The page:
It isn't like that in real life. It can't be. And I know.


Well, our tent was robbed. Sounds rubbish, right? Ooh, a tent! Yeah. But imagine...

You're in a tent, fast asleep. With your family. You wake up and realise someone - ANYONE - has been into your tent, rummaged around, and stolen money. AND NOT ONE OF YOU WOKE UP.


Think what they could've done. Think what they could've taken.

That's scary. I mean, you want to go full on LHOTL on them, right? You want to wake up and really go for it. And by go for it I mean grab them and smash them and rip them to pieces for having the gall to creep into your space and threaten your family. IMAGINE what you would do...


Which is why I LOVE LHOTL. Because it gives me a moment to think, you know what? If someone did that to my family, the people I loved? And in that situation? And if everything was in my favour? Yeah, I would. I'd do that.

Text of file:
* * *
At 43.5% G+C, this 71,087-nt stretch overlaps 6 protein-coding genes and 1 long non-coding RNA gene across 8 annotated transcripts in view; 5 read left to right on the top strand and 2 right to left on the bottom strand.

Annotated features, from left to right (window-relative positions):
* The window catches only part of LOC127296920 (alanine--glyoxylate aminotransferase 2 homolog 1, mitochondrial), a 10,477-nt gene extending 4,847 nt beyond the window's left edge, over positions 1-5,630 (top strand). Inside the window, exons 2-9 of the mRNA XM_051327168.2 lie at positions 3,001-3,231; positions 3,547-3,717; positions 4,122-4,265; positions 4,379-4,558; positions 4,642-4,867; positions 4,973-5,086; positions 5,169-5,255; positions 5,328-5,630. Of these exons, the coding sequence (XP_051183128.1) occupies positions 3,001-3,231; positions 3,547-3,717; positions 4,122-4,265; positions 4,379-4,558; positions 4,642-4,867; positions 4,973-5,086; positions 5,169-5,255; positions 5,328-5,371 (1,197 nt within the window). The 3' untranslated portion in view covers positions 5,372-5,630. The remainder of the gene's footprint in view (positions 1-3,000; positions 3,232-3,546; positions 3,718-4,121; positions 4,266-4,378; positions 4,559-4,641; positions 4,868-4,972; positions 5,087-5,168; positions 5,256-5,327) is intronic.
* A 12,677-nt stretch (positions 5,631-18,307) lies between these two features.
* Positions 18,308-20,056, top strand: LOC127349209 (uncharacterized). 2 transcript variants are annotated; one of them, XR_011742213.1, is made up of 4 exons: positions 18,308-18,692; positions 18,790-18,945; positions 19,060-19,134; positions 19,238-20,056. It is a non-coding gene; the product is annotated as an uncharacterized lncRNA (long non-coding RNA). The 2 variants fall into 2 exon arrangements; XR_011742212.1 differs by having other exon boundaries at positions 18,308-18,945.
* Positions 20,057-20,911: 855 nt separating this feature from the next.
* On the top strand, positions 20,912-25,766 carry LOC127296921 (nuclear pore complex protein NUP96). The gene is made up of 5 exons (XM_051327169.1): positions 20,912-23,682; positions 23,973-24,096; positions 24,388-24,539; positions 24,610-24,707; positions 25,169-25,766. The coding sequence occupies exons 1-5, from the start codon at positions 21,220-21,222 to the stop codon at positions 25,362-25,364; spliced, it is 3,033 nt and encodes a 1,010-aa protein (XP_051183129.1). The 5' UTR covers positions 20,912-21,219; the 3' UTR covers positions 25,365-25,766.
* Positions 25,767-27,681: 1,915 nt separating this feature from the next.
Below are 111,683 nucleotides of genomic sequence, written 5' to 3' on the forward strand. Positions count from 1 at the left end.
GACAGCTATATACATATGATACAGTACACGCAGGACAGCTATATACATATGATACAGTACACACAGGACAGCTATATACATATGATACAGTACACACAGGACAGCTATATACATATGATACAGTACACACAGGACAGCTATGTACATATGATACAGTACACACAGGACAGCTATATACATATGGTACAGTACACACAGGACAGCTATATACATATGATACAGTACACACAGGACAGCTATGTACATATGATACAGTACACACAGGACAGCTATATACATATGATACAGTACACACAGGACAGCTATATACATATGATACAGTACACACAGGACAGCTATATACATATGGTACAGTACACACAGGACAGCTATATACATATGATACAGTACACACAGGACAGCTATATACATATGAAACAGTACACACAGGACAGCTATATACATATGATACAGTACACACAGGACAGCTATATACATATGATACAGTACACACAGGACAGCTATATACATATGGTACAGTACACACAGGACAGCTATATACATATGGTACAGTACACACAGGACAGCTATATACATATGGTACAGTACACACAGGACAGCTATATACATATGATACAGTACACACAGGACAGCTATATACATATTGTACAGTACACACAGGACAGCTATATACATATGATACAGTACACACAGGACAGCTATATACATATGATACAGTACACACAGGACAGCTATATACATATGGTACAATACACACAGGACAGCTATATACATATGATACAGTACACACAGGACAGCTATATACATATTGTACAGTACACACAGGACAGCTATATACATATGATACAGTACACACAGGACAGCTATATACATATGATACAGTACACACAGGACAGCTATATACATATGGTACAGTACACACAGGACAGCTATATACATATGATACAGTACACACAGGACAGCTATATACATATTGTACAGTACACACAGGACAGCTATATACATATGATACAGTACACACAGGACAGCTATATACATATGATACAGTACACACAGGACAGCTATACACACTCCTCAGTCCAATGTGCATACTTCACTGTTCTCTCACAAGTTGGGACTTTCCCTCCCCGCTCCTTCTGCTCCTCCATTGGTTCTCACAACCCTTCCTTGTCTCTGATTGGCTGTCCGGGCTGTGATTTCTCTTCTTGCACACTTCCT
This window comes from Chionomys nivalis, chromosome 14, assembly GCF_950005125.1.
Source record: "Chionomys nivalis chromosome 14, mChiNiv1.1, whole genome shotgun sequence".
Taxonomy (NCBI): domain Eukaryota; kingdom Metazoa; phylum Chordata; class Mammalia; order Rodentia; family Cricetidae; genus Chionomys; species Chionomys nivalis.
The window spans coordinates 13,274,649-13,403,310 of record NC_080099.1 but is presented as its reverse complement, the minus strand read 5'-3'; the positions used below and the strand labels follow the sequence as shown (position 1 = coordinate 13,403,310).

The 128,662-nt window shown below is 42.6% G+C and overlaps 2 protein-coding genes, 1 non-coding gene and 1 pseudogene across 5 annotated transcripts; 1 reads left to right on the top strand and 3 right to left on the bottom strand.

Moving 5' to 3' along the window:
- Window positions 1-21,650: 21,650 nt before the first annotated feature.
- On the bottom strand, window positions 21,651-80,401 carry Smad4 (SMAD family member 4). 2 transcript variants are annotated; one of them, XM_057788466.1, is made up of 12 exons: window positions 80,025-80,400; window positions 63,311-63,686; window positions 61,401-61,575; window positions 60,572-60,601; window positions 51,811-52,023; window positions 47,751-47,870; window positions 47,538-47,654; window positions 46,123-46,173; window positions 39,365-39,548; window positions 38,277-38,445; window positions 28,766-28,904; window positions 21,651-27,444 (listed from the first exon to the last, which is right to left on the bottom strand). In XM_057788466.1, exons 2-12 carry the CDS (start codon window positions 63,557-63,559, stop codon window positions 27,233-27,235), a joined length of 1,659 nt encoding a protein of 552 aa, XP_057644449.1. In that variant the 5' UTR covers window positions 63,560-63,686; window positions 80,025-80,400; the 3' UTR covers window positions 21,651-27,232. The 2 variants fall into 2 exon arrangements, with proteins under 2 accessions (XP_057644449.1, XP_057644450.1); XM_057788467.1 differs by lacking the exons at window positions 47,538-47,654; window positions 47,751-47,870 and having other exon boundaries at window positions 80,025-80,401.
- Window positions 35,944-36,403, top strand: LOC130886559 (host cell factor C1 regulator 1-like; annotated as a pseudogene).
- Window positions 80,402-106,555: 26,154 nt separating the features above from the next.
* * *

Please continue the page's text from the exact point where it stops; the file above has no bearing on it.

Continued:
And worse.

And that's what the film does. It suggests what you'd do. It suggests what you might consider. And it allows the heroes to get away with it.

That's not what real life does. But, perhaps, by exploring the darker side of what we'd do if the poop really smashed itself into the fan, we all get a better understanding of what really drives us.

And we all know we'd do what they do in that film, don't we? Don't we...


Monday, 13 August 2012

Horror Haiku

Found this today, and had to share it. Why? Because it's completely brilliant.

“Blood is really warm,
it's like drinking hot chocolate
but with more screaming.”

Friday, 10 August 2012

Bava Brilliance

Sometimes, with the way modern horror can excel in the blood 'n' guts theatrics that those new to horror love, I wonder sometimes if many of them are missing out on joy of exploring the routes of the genre, the little lanes and byways and odd paths that all lead to where we are now.